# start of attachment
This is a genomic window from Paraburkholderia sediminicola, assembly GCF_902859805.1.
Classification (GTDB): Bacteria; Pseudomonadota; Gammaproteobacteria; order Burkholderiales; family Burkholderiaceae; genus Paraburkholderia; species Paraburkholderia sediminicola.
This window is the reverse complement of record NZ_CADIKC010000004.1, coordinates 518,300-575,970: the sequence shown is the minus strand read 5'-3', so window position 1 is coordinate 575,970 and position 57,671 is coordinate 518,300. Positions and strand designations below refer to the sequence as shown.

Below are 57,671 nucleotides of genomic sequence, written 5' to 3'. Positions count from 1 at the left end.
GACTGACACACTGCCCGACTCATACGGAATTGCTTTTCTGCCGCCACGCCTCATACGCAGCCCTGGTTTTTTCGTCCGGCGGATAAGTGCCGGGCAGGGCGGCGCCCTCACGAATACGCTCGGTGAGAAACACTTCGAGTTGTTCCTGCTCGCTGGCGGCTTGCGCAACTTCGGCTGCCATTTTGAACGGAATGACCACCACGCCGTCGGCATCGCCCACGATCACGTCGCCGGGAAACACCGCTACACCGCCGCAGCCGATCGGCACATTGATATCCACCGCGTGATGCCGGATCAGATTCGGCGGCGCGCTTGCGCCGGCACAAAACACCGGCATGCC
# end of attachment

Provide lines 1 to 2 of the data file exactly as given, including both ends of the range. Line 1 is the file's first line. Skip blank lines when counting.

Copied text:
This is a genomic window from Paraburkholderia sediminicola, assembly GCF_902859805.1.
Classification (GTDB): Bacteria; Pseudomonadota; Gammaproteobacteria; order Burkholderiales; family Burkholderiaceae; genus Paraburkholderia; species Paraburkholderia sediminicola.